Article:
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his family, on account of believing the reports of a man whom he had since found to be a thief and liar, and adding, that if he thought it worth his while to return from America, the old farm was quite at his service again, but that, at any rate, he must accept a sum of money to make up for the harm done him.

“Father will come home, then, will he not p” cried the two children, clapping their hands.

“He will, dears, by the next steamboat. God be praised for all ; and see, here is a money-order, so that you shall not want bread till he comes; but, best of all, dear father will be honoured and respected as before, as an honest man deserves to be. How true the blessed word, which says, 'He shall bring forth thy righteousness as the light, and thy judgment as the noonday. Commit thy way unto the Lord; trust also in him, and he shall bring it to pass.'”

HOW TO AVOID QUARRELS. MR. J. CLARKE, of Frome, was asked by a friend how he always kept himself from being mixed


quarrele; to which he replied, " By letting the angry person have all the quarrel to himself." This afterwards became a proverb in the town. When a quarrel was rising, they would say, Come, let us remember old Mr. Clarke, and leave the angry man to quarrel with himself.” If the reader will always follow this rule, he will save himself a great deal of trouble, and perhaps many hard knocks. Remember, it always takes two to make a quarrel.


THE LYNX. The native countries of the Lynx are Persia, India, Turkey, and other places of the east, where it lives in the woods, preying upon birds, monkeys, squirrels, and smaller animals. It avoids the face of man, but will attack him if hard pressed or wounded. Most of its time is spent among the branches of the forest; and so sly is its attack, so quiet its approach, that, until the fatal spring be taken, the victim is ignorant of its danger. In this manner the wild peacock, roosting on its perch in the depths of the wood, or the monkey sleeping on the bough, is surprised and destroyed. The Persian lynx equals a large dog in size ; its eye is bright; its limbs are large, and very strong. There is, however, in its countenance a very strange look, caused, perhaps, by the tusts of long black hair which extend from the points of the ears, and which contrast in colour with the reddislı or yellowish-brown of the rest of the head and body. When angry, are thrown back, the eyes glare with fury, and the teeth are shown ; while at the same time the animal utters a deep hissing, not unlike that of a cat, and very different from the short growl of the lion or tiger.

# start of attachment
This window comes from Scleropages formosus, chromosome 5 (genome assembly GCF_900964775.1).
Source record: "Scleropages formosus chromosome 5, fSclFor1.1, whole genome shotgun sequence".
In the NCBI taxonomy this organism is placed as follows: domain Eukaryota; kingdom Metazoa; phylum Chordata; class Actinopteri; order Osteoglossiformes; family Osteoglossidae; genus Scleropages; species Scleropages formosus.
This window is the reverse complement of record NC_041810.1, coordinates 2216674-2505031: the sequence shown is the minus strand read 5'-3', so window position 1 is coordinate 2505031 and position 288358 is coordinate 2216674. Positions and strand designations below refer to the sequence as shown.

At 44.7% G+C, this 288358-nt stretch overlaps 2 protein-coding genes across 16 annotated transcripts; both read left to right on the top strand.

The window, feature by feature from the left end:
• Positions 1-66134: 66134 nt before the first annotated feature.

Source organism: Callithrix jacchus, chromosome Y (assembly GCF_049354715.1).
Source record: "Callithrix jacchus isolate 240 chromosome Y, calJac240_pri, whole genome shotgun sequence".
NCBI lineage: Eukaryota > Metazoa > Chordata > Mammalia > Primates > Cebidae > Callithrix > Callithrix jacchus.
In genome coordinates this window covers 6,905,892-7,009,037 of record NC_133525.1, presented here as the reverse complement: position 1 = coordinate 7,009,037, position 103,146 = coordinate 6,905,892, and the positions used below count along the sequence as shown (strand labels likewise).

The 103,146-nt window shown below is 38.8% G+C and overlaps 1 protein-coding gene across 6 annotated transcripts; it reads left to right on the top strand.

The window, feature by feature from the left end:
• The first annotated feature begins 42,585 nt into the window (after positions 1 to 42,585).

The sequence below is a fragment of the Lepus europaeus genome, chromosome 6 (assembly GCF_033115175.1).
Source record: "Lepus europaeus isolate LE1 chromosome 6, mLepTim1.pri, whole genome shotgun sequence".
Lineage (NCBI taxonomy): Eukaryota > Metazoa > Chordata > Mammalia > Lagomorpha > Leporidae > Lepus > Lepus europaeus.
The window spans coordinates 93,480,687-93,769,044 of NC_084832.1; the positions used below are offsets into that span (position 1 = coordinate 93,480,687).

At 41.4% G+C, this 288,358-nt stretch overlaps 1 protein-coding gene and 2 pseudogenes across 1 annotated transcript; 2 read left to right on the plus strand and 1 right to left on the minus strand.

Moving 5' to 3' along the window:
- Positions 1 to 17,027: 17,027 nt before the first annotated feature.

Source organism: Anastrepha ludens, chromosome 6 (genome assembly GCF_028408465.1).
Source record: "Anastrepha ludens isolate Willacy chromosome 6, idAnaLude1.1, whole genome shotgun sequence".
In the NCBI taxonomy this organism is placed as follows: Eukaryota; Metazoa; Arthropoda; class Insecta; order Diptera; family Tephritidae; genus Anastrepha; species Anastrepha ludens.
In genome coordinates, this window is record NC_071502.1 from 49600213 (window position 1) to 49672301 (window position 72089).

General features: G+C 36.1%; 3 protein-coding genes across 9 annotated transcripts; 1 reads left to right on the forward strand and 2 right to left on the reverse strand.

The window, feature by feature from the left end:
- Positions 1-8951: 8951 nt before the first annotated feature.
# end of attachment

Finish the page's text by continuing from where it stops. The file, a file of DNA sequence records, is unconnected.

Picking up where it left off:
the ears

66 NOW."
Seek the Saviour, now to-day ;
Life is ebbing fast away.
Hours and minutes hasten on
Time itself will soon be gone.

Run, to reach the “wicket gate,"
Lest that you should be “ too late.”
Jesus calls, and Mercy says,
“ Come to Christ in youthful days."

'Tis “to-day” the Spirit's grace
Offers to your soul a place,
Tells you still for you


room, Waits to see if you will come.

No-it is not " time enough”
For to taste a Saviour's love :
Oh! the happiness they lose
Who his precious love refuse.
Turn to him without delay,
While you can, and whilst you may ;
Nought to hinder


allow : Come unto the Saviour now. Heavitree.

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THE SOUTH SEA CONVERT. A MESSENGER, says a missionary, came to say that Kaisara was drawing near to his end. I went directly to see him, and found him very weak, scarcely able to speak.

“Well, brother," I said, “how is it now, on the borders of Jordan ?”

My ship,” he replied, "is moored; the anchor is within the vail ; all is well, there will be no shipwreck ; all is calm.”

Calm indeed it was. Not a ruffle was on the surface of his soul; not a doubt of safety was expressed. We spoke together of the labours of past years, and talked of the great love of God to the South Sea islanders. It was a soul-cheering visit to one just entering the unseen state.

“What shall I say to the church after you are gone

?" “ Tell them,” he replied, " to hold fast their confidence to the end—that faith in Christ is necessary to salvation ;” and then, as strength would allow, his quivering lips repeated John iii. 36.

“ This may perhaps be our last meeting below."

"Well,” said he, “ere long we shall meet again in the far brighter world above, to dwell for ever with the Lord, there to see the King in his beauty,' and that land (pointing to the heavens) which is afar off.”

I prayed with him, and left his humble cottage.

Just as I was going to the out-station, a little after this, I was again sent for to see our dying friend.

“ You will soon leave us,” I said.

“Yes, the chariot is at the door. The body is the clog which keeps back my spirit ; but soon the thread will be cut; then shall I fly away.

“ Have you any fear in the prospect of leaving

us ?"

« None at all.”

“What is the reason of this peace of mind as death approaches P"

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